ABU DHABI // Many businesses in the Middle East are putting economic prosperity at risk by not taking major threats to the environment seriously enough, climate experts warn. Water conservation, waste management and climate change are regarded as the top three environmental concerns in the region, a survey of 106 businesses revealed.
Yet 42 per cent of respondents in the online study, carried out in October, said they were "not really" addressing the issues, and 48 per cent said they were "not applicable". "Given current predictions for the region in relation to water scarcity and climate change, this is an alarming result," said the Sustainability Advisory Group (SAG), an international alliance of experts that conducted the survey.
"There is a significant amount of work ahead for public policy leaders and scientists to encourage businesses to appreciate the full scope of the impacts of climate change and water scarcity on economic prosperity and business opportunity," the group said. "The results could indicate that a number of regional businesses are not yet fully prepared to deal with the shifting business context." Dr Mohammed Raouf, the manager of the environment programme at the Gulf Research Centre, said he was not surprised by the survey data.
"The results represent the Middle East; the awareness of stakeholders here is not as high as in the West. The economic crisis is also affecting the situation," he said. He suggested that governments might consider economic incentives to encourage a shift towards better environmental practices among the region's business community. The survey targeted business decision-makers in a variety of fields including management consulting, banking, communications, construction, energy and real estate.
Almost 60 per cent of the businesses surveyed were based in the UAE, with the remainder from Saudi Arabia, Jordan, Oman, the Palestinian Authority and Qatar. A total of 30 per cent were multinational companies, 42 per cent were large national or regional firms, with the remainder being small or medium enterprises. Maria Sillanpaa, the founding director of SAG, said addressing water conservation, waste management and climate change required the involvement of all sectors of society.
"Obviously, these three issues are differently significant in different sectors," she said. "However, they now need to be considered as everybody's business if we are to tackle them effectively in the Middle East and elsewhere. "This is not only [important] for environmental conservation reasons, but also for managing the increasing direct and indirect costs associated with them." The UAE is one of the biggest per capita consumers of water, and one of the largest generators of waste, in the world.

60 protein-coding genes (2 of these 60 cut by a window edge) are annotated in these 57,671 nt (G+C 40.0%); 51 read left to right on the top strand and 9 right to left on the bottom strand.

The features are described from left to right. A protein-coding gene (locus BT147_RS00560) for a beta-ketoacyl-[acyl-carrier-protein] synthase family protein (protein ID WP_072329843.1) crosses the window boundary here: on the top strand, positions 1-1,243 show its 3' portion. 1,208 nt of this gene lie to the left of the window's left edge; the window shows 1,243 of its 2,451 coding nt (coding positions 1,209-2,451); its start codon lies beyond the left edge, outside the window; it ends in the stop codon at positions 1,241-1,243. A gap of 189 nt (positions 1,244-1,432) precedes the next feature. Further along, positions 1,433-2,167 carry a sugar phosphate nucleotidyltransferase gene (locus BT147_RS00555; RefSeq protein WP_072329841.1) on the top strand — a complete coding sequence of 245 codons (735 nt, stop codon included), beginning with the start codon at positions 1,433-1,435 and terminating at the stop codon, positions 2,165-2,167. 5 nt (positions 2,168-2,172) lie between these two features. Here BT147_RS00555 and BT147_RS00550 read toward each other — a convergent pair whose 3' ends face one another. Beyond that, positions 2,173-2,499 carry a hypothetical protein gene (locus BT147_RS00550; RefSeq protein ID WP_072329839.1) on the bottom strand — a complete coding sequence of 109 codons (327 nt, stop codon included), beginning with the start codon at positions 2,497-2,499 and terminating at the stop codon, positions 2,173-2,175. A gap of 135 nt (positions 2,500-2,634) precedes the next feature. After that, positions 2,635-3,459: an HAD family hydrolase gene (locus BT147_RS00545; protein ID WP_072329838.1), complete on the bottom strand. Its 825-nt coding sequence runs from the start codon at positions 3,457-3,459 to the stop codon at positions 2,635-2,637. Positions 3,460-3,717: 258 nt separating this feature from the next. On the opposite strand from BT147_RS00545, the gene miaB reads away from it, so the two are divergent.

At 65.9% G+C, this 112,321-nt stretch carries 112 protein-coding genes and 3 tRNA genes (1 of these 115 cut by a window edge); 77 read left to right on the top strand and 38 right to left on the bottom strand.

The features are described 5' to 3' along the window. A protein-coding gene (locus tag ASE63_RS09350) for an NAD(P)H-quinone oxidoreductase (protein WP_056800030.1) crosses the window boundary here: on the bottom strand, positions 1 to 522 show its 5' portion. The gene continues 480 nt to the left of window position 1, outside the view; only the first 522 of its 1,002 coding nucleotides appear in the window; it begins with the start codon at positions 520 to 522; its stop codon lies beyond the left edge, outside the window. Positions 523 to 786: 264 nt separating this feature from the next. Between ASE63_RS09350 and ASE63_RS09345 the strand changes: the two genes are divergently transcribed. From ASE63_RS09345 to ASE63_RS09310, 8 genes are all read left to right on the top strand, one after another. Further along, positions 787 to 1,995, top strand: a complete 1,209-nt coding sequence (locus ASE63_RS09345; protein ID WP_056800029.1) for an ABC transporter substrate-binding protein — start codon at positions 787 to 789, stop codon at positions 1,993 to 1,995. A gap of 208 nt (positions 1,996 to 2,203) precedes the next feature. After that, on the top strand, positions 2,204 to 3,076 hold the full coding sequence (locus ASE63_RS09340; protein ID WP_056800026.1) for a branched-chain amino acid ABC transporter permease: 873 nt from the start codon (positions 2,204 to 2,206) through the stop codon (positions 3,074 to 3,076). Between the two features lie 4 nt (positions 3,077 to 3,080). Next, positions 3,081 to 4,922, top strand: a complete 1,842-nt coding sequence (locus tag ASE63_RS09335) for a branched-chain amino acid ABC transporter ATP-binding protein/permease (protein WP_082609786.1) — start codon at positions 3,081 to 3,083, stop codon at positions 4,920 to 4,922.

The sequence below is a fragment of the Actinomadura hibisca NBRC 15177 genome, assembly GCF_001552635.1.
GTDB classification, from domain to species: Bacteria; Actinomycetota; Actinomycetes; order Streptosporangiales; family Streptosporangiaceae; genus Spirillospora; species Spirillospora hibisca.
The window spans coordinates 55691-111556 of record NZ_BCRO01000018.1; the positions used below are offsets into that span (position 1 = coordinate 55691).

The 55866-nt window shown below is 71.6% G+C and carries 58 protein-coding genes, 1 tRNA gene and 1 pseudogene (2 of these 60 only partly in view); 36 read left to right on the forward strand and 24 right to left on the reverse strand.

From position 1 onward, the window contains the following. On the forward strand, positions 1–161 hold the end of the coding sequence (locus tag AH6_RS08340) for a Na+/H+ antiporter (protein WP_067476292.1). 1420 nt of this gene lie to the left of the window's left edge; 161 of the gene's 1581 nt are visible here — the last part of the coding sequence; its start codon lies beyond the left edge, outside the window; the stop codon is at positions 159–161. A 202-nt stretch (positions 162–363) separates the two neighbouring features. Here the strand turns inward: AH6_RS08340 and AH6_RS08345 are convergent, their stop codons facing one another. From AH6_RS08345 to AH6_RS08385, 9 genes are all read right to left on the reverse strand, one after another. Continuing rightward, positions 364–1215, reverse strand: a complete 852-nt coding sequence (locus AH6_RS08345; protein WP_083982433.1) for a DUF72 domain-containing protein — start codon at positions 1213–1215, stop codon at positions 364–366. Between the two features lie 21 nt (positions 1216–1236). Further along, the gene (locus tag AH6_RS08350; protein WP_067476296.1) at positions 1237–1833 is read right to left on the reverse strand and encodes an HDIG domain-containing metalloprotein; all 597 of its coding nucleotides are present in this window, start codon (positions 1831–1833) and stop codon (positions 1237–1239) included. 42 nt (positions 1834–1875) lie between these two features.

In Abu Dhabi, groundwater reserves that can be accessed easily have been projected to run out within 20 to 40 years, according to the Abu Dhabi Water Master Plan, which was developed by the Environment Agency-Abu Dhabi (EAD) last year. EAD's latest figures, from 2006, show groundwater makes up 71 per cent of total supply, followed by desalinated water at 24 per cent and treated wastewater at five per cent.
In addition, the desalination industry has been growing so rapidly that the amount of gas needed to power it is projected to exceed local supply levels by 2015. Meanwhile, most of the UAE's waste ends up in landfill sites where it emits large amounts of the greenhouse gas methane. Many of the sites are also leaching dangerous chemicals into the soil and groundwater. Climate change is forecast to cause the region to become hotter and drier over the next 25 years, further exacerbating water scarcity.
Gayatri Raghwa, an environmental education specialist at the EAD, said awareness of climate change was increasing in the emirate, albeit slowly. In August, the agency commissioned its own environmental survey Of the respondents, 21 per cent of companies said they had water-saving initiatives in place and 42 per cent had implemented power-saving policies. A total of 40 per cent were actively reducing office paper use, while 18 per cent had customer awareness initiatives focusing on environmental issues.
Both Dr Raouf and Mrs Raghwa said improving the environmental performance of businesses was linked to improving awareness of the issues in society as a whole. And this, they said, was as much about morals as it was about laws and incentives. One way to change perceptions, especially when it came to Muslims, was to utilise Islamic teachings, Mrs Raghwa said. "Islam puts big emphasis on conserving natural resources. We should use the power of religion," she said. "It will have a major effect because people are very religious here. If people believe in something, they will do it no matter what."